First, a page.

According to the latest Department of Labor statistics, more than 640,000 employer-sponsored defined contribution (DC) plans are in existence in order to help nearly 90 million participants prepare for retirement. To date, traditional measures of success included factors based on a plan’s inputs, such as participation rates, savings levels, and the relative performance of underlying investment options. Measuring these input-focused metrics may not, however, accurately capture a plan’s potential to provide its participants with retirement income adequacy (a common goal for most participants). The Defined Contribution Institutional Investment Association (DCIIA) addressed this concern, creating a best practices framework for plans with an objective of retirement income adequacy. Key takeaways highlighted for plan sponsors include a need for updated plan design, an outcome-based Investment Policy Statement and new benchmarks for plan success.
When it comes to investment menu offerings, less may be more. While plan sponsors should seek to avoid overwhelming participants with too many options, the addition of a stand-alone income focused option may offer participants the ability to target a desired standard of living in retirement while concurrently signaling the need to consider income as a planning goal. Research has shown that many American workers – even those approaching retirement – lack even a rudimentary retirement plan. Of those who do have a plan, most plan a mere five years into retirement, rather than a far more likely retirement time horizon, such as 20-30 years. Now is the time for plan sponsors to evaluate the variety of available options and choose the arrangement that best suits their plan demographics. Placing such an option alongside a conventional target date series, for example, may not only help participants plan for retirement income but also emphasize the importance of doing so!
Focusing on Outcomes
When evaluating the success of a retirement plan, sponsors should consider output-focused metrics, such as income replacement ratios by employee cohort. An income replacement goal that takes employee demographics into consideration (such as salary) might be an appropriate metric for plan sponsors to consider. One of the few studies that discuss replacement and savings rates by income cohort is by Massi De Santis and Marlena Lee; the findings of which can be useful when designing an outcome-focused Investment Policy Statement (IPS). Taking this step helps lay the foundation for what many plan sponsors are focusing on; the ability to better evaluate the success of an income focused default option and the plan as a whole.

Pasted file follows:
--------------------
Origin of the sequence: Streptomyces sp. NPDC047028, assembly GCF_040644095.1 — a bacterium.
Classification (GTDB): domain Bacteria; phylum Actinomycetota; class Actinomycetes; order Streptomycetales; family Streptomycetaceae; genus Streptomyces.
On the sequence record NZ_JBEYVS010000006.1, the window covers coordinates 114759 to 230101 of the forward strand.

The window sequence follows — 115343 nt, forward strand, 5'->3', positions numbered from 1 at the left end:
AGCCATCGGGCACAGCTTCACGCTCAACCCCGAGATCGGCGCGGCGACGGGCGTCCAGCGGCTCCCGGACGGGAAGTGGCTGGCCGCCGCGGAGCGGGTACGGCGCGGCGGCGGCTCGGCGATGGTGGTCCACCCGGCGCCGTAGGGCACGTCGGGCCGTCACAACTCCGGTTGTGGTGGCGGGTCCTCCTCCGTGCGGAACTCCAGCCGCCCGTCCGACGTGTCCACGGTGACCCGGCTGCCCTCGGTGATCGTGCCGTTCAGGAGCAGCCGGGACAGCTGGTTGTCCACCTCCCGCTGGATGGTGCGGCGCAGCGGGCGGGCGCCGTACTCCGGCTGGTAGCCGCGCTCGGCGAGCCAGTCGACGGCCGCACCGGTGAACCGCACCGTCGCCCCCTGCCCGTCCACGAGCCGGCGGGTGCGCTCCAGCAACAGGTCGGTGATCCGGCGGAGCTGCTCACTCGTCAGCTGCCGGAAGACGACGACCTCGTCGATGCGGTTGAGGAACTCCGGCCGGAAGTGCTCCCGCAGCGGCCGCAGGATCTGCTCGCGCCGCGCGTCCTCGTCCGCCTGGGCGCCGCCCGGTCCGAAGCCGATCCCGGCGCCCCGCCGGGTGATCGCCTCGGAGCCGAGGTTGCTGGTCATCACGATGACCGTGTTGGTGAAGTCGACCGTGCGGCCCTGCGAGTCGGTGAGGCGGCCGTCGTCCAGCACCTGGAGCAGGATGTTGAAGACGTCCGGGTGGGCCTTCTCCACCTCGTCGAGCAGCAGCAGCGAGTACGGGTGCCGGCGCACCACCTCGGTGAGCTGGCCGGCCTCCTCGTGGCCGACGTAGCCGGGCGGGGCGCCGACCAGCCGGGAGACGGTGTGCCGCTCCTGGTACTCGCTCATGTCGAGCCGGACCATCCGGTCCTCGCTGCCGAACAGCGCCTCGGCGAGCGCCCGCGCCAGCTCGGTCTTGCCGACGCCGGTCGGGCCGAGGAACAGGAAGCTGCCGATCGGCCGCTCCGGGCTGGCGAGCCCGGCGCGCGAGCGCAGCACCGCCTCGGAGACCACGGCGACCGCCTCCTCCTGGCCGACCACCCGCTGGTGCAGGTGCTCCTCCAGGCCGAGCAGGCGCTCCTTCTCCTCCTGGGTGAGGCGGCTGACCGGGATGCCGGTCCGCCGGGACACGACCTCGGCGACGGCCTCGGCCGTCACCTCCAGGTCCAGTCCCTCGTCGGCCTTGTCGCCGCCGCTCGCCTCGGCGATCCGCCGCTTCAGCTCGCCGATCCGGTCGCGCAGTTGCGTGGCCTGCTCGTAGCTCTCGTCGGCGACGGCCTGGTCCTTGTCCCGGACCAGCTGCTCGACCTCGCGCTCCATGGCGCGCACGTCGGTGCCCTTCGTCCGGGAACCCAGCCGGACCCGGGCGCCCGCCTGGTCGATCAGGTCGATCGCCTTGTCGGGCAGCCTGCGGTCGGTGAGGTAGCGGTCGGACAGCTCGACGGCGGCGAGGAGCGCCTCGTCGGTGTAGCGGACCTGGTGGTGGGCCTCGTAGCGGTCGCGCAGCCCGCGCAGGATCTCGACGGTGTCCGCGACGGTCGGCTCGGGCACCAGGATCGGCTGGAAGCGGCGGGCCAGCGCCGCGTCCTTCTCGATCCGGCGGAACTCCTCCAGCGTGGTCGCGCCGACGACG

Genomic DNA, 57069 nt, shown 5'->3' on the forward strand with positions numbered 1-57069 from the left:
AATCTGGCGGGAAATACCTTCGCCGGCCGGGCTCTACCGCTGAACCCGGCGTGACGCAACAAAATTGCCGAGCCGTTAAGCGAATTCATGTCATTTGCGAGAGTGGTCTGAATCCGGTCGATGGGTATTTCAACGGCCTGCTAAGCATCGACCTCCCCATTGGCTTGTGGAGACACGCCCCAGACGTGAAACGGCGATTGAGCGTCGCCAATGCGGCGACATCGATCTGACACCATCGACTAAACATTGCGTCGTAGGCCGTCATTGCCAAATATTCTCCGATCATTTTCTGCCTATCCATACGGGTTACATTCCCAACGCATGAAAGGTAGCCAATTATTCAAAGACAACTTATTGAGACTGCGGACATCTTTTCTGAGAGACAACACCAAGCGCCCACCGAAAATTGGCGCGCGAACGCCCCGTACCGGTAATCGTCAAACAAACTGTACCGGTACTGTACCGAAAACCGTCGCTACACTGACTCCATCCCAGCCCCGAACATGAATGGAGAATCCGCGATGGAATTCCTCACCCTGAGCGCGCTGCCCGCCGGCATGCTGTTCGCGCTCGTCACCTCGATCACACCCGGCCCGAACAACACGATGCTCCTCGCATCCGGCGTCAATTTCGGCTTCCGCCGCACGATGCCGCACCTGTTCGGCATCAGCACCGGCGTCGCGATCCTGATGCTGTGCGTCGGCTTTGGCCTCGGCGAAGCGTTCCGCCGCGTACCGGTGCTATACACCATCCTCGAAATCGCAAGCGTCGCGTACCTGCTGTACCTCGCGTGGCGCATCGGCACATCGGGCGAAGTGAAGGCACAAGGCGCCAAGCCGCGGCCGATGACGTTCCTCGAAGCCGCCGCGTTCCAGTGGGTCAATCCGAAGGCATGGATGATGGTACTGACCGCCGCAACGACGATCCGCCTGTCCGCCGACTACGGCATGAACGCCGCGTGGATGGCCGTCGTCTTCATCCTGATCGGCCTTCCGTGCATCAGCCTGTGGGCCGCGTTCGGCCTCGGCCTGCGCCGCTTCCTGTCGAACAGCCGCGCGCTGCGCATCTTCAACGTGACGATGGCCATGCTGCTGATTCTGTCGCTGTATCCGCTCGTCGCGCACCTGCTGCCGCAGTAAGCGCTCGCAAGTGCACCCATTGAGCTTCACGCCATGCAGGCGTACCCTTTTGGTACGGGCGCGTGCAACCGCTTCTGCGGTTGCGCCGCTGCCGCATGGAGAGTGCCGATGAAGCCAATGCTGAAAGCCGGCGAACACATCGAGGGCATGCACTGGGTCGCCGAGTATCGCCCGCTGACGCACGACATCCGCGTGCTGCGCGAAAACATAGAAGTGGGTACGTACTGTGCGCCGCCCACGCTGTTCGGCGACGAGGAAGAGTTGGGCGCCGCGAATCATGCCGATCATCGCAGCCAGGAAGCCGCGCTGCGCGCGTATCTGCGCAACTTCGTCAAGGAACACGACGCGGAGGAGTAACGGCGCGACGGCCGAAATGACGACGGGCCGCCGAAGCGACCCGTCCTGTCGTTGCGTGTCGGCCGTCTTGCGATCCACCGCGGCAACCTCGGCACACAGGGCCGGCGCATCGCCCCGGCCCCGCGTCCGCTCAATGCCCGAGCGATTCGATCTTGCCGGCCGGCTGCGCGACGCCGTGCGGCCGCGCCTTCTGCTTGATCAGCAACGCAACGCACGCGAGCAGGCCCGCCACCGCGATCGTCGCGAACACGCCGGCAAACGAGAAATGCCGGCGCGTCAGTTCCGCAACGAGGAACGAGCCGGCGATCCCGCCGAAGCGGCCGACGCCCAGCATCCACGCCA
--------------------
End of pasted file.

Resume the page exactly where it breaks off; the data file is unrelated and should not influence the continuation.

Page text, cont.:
Many tools, such as the S&P Shift to Retirement Income and Decumulation (STRIDE) Index Series, which can serve as a benchmark for income-focused retirement strategies, are available from service providers to assist with this evaluation. It can also be important for sponsors to incorporate additional sources of income tools, such as Defined Benefit and Social Security payment estimates, to provide a more complete picture of participants’ sources of retirement income.
Measuring retirement readiness not only helps gauge the overall effectiveness of a DC plan, but it also helps identify at-risk employee populations that may require further attention to increase the likelihood of adequate retirement savings. Focusing on income as the outcome is an important first step in helping participants meet their replacement income goals; effective progress means continuing to evaluate new income-focused solutions, improving plan metrics and utilizing relevant benchmarks to measure success.
4 Massi De Santis and Marlena Lee, “How Much Should I Save for Retirement”, Dimensional Fund Advisors, June 2013.
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 U.S. Department of Labor Employee Benefits Security Administration, “Private Pension Plan Bulletin –
Abstract of Form 5500 Annual Reports,” October 2014.
 See DCIIA White Paper: Defined Contribution Plan Success Factors, Framework for Plans with an Objective of Retirement Income Adequacy, May 2015.
 Society of Actuaries, “2011 Risks and Process of Retirement Survey Report of Findings,” March 2012.
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